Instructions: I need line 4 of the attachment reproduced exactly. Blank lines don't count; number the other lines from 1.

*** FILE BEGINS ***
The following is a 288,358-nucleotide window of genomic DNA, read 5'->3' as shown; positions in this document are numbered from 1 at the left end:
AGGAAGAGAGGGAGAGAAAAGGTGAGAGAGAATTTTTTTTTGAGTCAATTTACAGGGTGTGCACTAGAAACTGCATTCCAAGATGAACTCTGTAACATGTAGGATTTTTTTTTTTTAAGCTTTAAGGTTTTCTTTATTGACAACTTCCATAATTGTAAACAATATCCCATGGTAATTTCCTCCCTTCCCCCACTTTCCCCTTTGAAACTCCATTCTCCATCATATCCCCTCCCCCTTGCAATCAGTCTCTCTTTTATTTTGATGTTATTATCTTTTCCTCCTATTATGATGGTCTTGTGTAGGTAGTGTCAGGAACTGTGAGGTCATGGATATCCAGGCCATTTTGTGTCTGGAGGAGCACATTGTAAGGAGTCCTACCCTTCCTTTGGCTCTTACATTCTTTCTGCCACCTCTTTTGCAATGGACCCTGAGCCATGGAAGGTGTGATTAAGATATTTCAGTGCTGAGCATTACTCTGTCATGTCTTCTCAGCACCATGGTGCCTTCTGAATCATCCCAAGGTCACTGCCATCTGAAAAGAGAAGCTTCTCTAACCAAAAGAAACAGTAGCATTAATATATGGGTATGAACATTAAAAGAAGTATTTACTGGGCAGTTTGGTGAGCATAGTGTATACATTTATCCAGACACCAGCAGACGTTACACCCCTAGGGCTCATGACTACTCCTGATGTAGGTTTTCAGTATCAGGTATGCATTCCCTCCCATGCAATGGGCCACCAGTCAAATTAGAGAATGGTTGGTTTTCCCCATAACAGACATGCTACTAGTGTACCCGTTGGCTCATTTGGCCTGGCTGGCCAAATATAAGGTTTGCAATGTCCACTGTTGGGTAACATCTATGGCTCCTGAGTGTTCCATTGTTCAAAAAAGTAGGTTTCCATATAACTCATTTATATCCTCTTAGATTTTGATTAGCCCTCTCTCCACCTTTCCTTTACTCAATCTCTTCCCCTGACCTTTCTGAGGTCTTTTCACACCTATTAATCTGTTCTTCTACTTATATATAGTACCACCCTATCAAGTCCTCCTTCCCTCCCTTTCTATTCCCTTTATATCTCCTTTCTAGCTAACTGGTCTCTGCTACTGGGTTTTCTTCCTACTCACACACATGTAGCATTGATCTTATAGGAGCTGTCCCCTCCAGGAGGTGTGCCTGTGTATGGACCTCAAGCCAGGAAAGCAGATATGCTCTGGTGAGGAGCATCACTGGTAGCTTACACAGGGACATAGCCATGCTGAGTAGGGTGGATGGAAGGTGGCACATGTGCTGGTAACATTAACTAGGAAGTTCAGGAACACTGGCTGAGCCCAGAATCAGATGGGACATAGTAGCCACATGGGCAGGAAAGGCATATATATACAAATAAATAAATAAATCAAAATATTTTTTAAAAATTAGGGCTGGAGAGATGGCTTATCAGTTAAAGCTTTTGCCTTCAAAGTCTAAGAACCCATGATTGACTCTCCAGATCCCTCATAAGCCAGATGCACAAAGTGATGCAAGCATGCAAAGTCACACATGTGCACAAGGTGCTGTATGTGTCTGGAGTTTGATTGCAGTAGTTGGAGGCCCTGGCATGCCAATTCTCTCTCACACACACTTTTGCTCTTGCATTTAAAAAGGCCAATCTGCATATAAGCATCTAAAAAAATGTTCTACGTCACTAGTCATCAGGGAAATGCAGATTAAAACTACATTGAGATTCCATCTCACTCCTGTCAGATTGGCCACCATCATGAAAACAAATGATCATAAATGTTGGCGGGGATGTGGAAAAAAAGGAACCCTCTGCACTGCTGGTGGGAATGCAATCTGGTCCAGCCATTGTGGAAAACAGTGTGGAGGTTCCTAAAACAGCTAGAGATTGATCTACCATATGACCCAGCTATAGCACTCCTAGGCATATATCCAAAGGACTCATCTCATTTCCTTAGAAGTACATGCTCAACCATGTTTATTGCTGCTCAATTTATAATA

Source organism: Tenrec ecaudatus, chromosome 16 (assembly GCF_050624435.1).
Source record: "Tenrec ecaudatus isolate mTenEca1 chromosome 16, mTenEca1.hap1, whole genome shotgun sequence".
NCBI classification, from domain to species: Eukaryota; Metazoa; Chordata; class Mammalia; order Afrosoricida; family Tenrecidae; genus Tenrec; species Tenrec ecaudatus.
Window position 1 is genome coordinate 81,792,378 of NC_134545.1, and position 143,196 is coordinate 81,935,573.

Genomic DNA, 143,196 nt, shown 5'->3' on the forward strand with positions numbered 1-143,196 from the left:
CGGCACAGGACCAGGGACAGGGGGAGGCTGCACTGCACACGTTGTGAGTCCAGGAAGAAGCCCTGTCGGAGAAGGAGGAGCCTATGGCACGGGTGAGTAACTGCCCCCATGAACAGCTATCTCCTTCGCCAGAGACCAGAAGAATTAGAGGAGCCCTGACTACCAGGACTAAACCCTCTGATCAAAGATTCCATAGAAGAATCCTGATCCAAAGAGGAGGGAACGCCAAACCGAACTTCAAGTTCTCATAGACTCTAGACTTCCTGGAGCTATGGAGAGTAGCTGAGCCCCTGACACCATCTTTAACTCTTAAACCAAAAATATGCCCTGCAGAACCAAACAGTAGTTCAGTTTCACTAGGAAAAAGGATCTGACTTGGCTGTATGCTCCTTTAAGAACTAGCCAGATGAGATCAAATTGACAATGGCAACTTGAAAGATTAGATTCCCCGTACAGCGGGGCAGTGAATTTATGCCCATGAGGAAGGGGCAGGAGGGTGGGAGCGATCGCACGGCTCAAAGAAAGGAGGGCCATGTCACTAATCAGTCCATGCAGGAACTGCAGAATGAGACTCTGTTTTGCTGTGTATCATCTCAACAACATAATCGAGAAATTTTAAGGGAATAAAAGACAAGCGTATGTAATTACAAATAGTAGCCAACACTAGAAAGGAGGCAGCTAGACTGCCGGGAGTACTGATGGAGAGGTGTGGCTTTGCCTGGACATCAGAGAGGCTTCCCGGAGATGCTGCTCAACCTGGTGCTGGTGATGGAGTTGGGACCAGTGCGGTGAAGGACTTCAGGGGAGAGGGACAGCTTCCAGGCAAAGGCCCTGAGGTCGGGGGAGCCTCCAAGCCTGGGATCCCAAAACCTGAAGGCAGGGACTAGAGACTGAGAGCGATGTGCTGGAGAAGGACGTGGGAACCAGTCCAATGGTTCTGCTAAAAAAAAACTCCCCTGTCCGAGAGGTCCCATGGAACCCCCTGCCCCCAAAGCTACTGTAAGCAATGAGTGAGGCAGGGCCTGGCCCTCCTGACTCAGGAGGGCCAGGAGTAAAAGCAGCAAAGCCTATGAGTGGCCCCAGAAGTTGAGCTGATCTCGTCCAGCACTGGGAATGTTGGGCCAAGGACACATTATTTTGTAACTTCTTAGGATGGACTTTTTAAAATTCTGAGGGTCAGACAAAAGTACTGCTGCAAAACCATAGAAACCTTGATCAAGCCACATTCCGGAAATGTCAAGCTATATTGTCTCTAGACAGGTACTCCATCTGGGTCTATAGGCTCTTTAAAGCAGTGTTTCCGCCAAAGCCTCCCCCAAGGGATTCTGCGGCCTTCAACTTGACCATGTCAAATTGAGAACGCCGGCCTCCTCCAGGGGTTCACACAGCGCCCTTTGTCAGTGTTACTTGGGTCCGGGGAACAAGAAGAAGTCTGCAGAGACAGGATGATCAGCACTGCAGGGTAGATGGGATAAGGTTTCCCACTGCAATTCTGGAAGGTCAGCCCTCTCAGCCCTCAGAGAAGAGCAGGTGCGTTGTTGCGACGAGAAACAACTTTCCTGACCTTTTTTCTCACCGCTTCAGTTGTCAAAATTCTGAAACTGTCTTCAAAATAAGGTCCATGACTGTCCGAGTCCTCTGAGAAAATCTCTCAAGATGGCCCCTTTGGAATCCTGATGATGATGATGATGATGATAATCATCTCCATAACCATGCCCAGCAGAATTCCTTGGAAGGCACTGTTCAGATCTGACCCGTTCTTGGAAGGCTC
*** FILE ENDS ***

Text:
Source record: "Tenrec ecaudatus isolate mTenEca1 chromosome 16, mTenEca1.hap1, whole genome shotgun sequence".